When James French became the last person to be executed in 1966 under Oklahoma's death penalty law, he uttered these famous last words (no joke) that quickly belong to the ages: "Hey fellas," he shouted to reporters there to witness his electrocution. "How about this for a headline for tomorrow's paper? 'French Fries!'"
Conservatives have been desperately trying to halt the bipartisan momentum for path-to-citizenship immigration reform, and, thanks to the Boston bombing, they think they've finally found the perfect (phony) argument: Fear of foreign terrorism.
After the Brothers Tsarnaev blew their lids and went on their Boston pressure-cooker bombing spree, it wasn't surprising that sooner or later unregistered, illegally obtained guns and rifles would show up in the bloody mix.
"I got an email today," Mel told me. "Chardonnay and Jackson are splitting up. They only got married four months ago. It's so sad. I played guitar at their wedding."
I was reading the article last week about making the HOV lanes on the I-5 through Santa Clarita toll lanes ("Metro committee approves I-5 toll lanes in SCV," April 17).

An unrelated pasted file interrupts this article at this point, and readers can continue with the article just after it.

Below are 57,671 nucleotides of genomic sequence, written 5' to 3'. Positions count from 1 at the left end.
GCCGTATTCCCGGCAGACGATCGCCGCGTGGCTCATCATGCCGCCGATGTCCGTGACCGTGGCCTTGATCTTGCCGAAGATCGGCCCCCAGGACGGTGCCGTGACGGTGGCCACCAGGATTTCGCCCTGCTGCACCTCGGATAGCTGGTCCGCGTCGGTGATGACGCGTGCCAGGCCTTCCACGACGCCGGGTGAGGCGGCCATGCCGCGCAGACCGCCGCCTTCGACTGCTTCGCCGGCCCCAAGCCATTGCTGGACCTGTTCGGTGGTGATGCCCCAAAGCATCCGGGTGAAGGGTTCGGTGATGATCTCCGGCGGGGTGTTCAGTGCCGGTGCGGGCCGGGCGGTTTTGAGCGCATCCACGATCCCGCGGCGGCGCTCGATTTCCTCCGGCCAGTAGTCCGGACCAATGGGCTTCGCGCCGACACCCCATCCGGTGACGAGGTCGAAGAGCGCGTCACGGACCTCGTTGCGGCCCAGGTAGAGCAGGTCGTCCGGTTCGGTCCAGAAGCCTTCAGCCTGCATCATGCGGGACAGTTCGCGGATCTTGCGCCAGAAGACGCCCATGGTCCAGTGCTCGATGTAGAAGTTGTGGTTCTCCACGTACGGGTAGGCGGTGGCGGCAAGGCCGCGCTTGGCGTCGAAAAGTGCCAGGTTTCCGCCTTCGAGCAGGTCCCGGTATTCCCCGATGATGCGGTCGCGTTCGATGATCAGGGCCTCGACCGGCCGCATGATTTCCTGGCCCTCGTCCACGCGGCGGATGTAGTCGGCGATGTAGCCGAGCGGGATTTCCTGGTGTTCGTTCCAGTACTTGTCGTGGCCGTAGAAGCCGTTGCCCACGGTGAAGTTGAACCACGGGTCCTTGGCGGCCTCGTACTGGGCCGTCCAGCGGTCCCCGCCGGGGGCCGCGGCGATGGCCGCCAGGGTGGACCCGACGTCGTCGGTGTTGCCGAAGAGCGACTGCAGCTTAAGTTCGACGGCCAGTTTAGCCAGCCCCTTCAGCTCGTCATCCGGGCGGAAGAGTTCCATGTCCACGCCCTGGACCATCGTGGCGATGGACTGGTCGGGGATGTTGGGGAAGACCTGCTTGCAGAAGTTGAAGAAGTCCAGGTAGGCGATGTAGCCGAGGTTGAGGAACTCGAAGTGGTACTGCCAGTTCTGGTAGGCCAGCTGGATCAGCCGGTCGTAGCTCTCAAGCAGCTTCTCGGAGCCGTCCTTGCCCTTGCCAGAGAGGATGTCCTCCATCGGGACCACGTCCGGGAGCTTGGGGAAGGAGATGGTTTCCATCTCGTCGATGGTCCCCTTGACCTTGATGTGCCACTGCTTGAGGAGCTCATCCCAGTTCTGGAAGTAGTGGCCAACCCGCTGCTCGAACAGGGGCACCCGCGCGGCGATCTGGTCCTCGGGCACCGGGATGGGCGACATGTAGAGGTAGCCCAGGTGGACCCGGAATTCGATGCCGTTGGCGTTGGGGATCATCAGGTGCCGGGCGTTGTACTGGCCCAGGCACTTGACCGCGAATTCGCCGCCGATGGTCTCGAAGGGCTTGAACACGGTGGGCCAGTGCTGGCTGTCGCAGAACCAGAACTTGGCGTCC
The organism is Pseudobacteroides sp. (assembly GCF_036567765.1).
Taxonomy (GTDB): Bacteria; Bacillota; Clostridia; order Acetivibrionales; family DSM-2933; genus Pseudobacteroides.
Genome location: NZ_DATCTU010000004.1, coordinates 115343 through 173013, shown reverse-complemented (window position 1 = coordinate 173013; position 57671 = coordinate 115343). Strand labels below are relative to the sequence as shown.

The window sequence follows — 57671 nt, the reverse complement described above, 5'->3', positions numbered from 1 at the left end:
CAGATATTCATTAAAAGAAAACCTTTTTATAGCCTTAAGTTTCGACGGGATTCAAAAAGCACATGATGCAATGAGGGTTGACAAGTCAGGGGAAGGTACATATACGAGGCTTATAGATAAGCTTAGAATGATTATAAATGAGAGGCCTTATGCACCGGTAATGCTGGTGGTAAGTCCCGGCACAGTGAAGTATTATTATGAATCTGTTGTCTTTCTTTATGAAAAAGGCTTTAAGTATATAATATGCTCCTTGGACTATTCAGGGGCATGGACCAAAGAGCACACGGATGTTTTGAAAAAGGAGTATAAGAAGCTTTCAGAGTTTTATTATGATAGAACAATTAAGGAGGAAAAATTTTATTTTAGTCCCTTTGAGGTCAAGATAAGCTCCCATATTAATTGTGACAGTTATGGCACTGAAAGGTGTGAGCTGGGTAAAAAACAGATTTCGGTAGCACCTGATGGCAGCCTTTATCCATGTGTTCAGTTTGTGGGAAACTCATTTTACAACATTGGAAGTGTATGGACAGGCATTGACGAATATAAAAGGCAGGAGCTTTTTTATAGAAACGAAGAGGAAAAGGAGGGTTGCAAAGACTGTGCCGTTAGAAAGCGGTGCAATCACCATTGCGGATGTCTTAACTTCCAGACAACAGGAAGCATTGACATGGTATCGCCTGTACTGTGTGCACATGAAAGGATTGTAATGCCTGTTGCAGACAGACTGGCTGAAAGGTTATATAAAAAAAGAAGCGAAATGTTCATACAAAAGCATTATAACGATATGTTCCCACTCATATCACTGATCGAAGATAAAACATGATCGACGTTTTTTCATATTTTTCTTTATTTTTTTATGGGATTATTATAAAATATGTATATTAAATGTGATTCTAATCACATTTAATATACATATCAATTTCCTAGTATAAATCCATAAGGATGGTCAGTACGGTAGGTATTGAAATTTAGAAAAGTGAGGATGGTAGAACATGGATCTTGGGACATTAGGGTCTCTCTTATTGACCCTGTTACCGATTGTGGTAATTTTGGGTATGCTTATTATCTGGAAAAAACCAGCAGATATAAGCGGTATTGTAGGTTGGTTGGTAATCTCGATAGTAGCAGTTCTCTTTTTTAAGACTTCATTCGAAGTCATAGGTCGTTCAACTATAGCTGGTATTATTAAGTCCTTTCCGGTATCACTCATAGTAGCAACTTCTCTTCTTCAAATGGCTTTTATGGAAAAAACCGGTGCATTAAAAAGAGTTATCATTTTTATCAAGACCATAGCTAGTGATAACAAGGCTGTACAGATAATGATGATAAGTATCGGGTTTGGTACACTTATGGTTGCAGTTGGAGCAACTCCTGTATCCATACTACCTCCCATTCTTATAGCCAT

We are fortunate that the Boston Marathon bombing manhunt rendered both radicalized 26-year-old Tamarlan Tsarnaev and his 19-year-old brother Dzhokar no longer any threat.
Besides aliens with eyes in the back of their heads, a possible interracial baby mix-up at the maternity ward and "Bet he'll laugh if I say 'shoehorn,'" one of my most indelible memories of "The Dick Van Dyke Show" has proven strangely prophetic.
As of this writing, we know the fertilizer explosion in West, Texas, killed at least 14 residents and injured 200 others with many still missing.
A co-worker the other day made an interesting comment. She said "I think its amazing that you are a scientist but still be a Christian. That must be very difficult to do."
A Boston firefighter, one of many who rushed in to aid bomb victims last Monday, told a TV interviewer, "We will win. I promise you, we will win."